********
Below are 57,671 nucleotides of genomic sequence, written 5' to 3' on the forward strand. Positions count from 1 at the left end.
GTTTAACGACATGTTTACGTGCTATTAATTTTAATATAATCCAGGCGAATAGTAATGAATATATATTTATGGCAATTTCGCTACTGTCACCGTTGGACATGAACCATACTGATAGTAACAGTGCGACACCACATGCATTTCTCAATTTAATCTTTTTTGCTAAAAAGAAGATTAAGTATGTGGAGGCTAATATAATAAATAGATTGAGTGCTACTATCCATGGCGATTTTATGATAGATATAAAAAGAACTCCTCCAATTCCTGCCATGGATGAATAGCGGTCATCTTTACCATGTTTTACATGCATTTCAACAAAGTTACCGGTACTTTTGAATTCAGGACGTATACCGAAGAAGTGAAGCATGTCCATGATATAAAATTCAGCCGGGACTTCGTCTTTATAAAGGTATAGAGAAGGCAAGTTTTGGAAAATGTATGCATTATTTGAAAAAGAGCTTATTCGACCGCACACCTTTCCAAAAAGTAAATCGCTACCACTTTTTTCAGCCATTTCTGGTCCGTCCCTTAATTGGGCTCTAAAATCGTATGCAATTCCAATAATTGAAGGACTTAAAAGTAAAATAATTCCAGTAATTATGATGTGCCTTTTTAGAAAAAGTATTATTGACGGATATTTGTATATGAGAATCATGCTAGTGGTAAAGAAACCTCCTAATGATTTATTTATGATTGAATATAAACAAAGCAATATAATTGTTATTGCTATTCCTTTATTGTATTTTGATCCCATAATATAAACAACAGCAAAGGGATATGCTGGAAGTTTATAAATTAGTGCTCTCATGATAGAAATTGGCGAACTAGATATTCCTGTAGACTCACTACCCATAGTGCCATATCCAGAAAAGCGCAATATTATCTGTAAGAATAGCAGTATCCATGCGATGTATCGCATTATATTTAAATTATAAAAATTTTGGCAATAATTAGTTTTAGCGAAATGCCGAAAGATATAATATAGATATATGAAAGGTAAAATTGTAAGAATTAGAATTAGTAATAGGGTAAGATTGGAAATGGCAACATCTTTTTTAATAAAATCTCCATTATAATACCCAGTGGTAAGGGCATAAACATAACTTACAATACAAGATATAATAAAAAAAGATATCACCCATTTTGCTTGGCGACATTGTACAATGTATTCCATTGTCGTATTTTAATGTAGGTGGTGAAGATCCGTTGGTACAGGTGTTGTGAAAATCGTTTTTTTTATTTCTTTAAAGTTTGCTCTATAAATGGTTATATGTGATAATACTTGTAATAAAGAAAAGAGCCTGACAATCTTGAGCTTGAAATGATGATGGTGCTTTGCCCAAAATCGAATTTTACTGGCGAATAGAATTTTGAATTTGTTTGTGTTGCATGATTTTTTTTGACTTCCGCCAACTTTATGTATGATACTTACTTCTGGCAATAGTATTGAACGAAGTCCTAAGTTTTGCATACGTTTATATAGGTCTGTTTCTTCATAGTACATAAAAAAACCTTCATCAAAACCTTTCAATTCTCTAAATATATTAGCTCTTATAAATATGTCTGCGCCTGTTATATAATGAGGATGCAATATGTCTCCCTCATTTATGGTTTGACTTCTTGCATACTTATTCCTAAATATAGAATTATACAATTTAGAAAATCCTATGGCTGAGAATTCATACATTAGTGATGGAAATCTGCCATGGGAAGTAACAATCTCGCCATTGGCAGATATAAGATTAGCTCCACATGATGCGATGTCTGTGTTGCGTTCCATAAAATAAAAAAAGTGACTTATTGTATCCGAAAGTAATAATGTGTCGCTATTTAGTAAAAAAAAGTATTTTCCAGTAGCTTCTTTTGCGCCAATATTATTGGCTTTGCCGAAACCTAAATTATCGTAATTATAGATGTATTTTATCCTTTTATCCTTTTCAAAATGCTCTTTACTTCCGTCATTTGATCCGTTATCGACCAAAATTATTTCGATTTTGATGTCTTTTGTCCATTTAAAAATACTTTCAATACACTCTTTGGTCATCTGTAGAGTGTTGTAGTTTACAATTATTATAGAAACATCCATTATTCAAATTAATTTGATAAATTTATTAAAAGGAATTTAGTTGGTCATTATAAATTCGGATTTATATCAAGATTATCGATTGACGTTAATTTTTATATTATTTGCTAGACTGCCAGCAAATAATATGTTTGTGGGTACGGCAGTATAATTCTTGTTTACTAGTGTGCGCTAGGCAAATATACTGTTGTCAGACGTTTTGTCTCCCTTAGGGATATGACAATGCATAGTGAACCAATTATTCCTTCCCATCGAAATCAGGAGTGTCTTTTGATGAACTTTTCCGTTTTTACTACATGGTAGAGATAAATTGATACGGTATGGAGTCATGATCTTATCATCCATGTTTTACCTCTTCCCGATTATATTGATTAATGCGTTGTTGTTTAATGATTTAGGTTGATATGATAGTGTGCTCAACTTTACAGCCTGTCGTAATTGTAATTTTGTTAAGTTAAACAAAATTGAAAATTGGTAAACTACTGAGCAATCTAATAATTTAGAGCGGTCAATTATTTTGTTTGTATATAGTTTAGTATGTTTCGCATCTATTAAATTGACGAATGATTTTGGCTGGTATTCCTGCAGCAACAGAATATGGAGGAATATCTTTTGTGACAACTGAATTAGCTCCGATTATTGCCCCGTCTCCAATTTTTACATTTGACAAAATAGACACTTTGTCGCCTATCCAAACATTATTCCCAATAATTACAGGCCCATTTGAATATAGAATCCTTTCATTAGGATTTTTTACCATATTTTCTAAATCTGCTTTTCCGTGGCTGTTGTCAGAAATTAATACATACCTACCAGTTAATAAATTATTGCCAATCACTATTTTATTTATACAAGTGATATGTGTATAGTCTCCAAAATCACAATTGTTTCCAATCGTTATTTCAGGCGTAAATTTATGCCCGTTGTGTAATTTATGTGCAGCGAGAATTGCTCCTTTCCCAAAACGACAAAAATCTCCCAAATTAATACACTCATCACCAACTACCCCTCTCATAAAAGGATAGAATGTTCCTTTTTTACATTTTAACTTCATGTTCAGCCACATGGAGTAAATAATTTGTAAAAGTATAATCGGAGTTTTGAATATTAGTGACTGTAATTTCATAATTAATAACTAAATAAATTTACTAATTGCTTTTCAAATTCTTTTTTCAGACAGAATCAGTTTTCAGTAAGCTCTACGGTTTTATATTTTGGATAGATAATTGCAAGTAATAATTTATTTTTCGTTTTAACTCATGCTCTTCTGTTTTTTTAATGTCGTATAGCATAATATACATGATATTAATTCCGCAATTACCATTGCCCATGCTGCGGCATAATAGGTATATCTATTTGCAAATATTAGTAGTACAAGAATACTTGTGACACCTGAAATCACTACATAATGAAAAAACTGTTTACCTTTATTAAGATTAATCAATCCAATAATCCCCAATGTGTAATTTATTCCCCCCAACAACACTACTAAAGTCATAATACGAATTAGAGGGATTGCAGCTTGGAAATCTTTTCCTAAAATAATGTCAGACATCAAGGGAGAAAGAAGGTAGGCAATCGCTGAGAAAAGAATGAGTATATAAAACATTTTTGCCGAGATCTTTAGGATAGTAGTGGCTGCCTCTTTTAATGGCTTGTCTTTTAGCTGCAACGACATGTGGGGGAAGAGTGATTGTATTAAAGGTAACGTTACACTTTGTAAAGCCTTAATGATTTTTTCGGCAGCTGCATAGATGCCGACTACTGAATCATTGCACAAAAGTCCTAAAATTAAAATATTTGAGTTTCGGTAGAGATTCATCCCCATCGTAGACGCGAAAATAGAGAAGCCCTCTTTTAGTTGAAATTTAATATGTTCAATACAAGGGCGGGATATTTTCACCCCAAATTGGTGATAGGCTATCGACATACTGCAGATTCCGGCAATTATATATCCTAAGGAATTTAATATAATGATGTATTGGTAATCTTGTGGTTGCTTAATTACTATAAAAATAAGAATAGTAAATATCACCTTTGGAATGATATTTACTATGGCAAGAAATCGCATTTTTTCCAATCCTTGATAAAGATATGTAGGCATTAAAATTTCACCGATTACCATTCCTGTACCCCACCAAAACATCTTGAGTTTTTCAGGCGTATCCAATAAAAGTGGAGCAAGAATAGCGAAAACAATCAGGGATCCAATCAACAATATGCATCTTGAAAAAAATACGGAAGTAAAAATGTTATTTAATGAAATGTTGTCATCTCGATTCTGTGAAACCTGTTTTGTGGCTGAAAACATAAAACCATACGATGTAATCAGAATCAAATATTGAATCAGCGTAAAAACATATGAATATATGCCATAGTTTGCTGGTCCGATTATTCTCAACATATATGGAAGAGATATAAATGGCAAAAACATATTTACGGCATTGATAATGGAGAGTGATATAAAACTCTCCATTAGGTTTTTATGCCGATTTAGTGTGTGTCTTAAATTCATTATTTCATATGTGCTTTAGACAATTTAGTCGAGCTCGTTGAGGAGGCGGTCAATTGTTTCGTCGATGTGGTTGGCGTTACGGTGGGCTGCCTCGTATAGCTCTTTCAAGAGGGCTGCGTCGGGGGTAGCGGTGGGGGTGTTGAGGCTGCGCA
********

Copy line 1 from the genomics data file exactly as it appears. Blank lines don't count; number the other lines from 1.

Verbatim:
Below are 57,671 nucleotides of genomic sequence, written 5' to 3' on the forward strand. Positions count from 1 at the left end.